During the time of the Great Depression, a banker convinced struggling families in Quincy, Florida to buy Coca-Cola shares which traded at $19. Later, the town became the single richest town per capita in the US with at least 67 millionaires.
Over the last 12 months an investment portfolio selected by throwing darts at stock tables outperformed a portfolio of stocks recommended by high-profile hedge fund managers by 27%.
A banker who convinced local residents to buy Coca Cola Stock during the Depression resulted in a the richest town in America with more millionaires per capita. A single share bought at $19 would be worth $10 Million in 2013.
On December 10, 1987, a squirrel chewed through power lines and shut down the Nasdaq for 82 minutes, preventing the trading of approximately 20 million shares.
A computer tech forgot to install some new code in a server. This resulted in a high speed stock trading company that did $21 billion in daily trades to go bankrupt in 45 minutes.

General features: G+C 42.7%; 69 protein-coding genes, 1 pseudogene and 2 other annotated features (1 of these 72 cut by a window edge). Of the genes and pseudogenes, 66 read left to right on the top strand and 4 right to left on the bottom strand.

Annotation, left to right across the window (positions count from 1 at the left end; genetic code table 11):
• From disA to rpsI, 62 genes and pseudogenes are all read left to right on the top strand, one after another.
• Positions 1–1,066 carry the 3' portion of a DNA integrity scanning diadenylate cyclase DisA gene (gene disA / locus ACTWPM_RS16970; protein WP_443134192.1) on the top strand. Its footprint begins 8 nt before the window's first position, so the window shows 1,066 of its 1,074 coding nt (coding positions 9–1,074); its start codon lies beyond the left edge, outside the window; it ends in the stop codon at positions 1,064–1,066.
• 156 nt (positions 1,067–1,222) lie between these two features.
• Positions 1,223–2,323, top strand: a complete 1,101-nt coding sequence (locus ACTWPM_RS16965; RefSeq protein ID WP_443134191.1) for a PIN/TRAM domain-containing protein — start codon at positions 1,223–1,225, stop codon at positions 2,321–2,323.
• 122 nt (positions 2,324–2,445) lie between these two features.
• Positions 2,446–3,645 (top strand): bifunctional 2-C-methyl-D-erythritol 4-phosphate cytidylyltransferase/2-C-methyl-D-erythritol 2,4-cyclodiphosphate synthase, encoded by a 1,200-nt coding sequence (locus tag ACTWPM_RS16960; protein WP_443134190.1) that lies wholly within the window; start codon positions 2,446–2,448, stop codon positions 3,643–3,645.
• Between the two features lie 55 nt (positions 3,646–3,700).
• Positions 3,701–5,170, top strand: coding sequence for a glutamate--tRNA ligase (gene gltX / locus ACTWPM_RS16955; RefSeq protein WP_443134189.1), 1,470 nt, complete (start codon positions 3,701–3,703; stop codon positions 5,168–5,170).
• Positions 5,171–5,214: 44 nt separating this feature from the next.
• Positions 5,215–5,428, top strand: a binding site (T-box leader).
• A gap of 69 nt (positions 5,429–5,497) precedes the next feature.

The stock price of Apple Inc. fell significantly in October 2008 after a hoax story was submitted to CNN’s user-generated news site iReport.com claiming that company CEO Steve Jobs had suffered a major heart attack. The source of the story was traced back to 4chan.
There are people who believe our birth certificates are actually bonds for money deposited in our names at birth, and these bonds are traded like stocks on the NYSE.
Orlando, a ginger cat, competed and won against stock-picking professionals at the stock market. The cat picked at random, while the professionals used traditional stock-picking methods. At the end of the year, the cat had £542.60 profit, compared to the professionals’ £176.60 profit.
After a Federal Reserve interest rate decision in 2013, trades were registered in the Chicago stock market within 2 milliseconds of the announcement. These trades were later found to be insider trading, as this information would take 7 milliseconds to reach Chicago at the speed of light.